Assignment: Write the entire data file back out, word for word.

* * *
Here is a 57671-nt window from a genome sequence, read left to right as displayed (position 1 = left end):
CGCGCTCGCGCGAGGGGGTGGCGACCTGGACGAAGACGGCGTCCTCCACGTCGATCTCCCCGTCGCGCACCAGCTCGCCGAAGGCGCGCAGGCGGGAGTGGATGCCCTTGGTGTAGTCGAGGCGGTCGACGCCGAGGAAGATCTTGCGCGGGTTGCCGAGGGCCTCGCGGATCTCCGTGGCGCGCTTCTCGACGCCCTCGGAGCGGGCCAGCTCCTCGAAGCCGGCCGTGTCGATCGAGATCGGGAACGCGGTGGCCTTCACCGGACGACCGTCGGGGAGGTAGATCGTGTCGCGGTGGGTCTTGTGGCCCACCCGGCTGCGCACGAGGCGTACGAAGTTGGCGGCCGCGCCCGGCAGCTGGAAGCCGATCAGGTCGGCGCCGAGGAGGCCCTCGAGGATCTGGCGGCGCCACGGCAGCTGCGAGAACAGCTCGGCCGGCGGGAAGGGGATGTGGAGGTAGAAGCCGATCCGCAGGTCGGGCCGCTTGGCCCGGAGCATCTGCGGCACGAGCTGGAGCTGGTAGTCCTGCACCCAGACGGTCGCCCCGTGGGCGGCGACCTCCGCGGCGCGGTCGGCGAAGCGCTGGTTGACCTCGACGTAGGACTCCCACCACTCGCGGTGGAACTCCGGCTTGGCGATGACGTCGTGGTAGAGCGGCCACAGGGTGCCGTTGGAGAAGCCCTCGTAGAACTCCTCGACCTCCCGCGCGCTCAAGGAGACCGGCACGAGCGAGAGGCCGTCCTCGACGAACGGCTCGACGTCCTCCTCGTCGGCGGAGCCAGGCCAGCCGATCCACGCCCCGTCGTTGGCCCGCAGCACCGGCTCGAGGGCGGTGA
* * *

Here is a 57671-nt window from a genome sequence, read left to right as displayed (position 1 = left end):
CGCGCTCGCGCGAGGGGGTGGCGACCTGGACGAAGACGGCGTCCTCCACGTCGATCTCCCCGTCGCGCACCAGCTCGCCGAAGGCGCGCAGGCGGGAGTGGATGCCCTTGGTGTAGTCGAGGCGGTCGACGCCGAGGAAGATCTTGCGCGGGTTGCCGAGGGCCTCGCGGATCTCCGTGGCGCGCTTCTCGACGCCCTCGGAGCGGGCCAGCTCCTCGAAGCCGGCCGTGTCGATCGAGATCGGGAACGCGGTGGCCTTCACCGGACGACCGTCGGGGAGGTAGATCGTGTCGCGGTGGGTCTTGTGGCCCACCCGGCTGCGCACGAGGCGTACGAAGTTGGCGGCCGCGCCCGGCAGCTGGAAGCCGATCAGGTCGGCGCCGAGGAGGCCCTCGAGGATCTGGCGGCGCCACGGCAGCTGCGAGAACAGCTCGGCCGGCGGGAAGGGGATGTGGAGGTAGAAGCCGATCCGCAGGTCGGGCCGCTTGGCCCGGAGCATCTGCGGCACGAGCTGGAGCTGGTAGTCCTGCACCCAGACGGTCGCCCCGTGGGCGGCGACCTCCGCGGCGCGGTCGGCGAAGCGCTGGTTGACCTCGACGTAGGACTCCCACCACTCGCGGTGGAACTCCGGCTTGGCGATGACGTCGTGGTAGAGCGGCCACAGGGTGCCGTTGGAGAAGCCCTCGTAGAACTCCTCGACCTCCCGCGCGCTCAAGGAGACCGGCACGAGCGAGAGGCCGTCCTCGACGAACGGCTCGACGTCCTCCTCGTCGGCGGAGCCAGGCCAGCCGATCCACGCCCCGTCGTTGGCCCGCAGCACCGGCTCGAGGGCGGTGA